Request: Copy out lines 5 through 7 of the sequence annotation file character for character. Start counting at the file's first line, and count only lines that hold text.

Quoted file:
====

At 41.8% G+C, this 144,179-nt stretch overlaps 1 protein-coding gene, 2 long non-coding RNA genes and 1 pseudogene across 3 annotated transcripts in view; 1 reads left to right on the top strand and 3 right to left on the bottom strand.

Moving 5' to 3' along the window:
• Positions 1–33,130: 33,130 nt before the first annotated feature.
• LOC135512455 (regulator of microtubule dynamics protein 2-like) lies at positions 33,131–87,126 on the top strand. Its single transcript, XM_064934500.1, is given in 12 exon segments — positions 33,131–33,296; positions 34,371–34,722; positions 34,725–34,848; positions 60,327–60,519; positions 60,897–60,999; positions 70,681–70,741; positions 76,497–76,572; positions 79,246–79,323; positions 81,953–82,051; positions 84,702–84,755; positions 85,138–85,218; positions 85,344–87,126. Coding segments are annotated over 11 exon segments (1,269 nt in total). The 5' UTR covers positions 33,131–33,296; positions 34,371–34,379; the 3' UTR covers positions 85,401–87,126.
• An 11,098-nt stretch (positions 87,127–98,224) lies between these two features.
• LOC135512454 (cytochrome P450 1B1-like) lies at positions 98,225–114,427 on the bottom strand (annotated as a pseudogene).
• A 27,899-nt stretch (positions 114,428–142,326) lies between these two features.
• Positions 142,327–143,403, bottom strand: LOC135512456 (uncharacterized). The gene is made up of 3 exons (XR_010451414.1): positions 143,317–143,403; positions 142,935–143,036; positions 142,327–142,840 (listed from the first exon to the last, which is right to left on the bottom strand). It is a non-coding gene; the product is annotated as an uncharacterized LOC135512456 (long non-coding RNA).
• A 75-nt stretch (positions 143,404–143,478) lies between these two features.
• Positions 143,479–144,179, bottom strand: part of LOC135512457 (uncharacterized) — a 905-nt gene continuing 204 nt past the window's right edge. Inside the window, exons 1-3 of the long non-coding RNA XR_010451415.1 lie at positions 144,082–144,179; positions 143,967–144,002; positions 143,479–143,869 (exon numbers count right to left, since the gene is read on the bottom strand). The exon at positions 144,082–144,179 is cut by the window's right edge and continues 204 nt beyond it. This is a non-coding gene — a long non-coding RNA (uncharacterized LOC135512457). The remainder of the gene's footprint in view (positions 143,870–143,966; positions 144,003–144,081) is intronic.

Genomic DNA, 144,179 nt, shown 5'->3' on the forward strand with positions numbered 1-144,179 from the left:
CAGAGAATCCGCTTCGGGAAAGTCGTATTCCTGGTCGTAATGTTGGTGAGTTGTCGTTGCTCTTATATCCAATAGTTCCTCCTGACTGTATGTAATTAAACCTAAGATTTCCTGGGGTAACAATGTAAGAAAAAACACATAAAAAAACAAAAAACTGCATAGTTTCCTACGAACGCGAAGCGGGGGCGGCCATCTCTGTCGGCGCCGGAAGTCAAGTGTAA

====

• An 11,098-nt stretch (positions 87,127–98,224) lies between these two features.
• LOC135512454 (cytochrome P450 1B1-like) lies at positions 98,225–114,427 on the bottom strand (annotated as a pseudogene).
• A 27,899-nt stretch (positions 114,428–142,326) lies between these two features.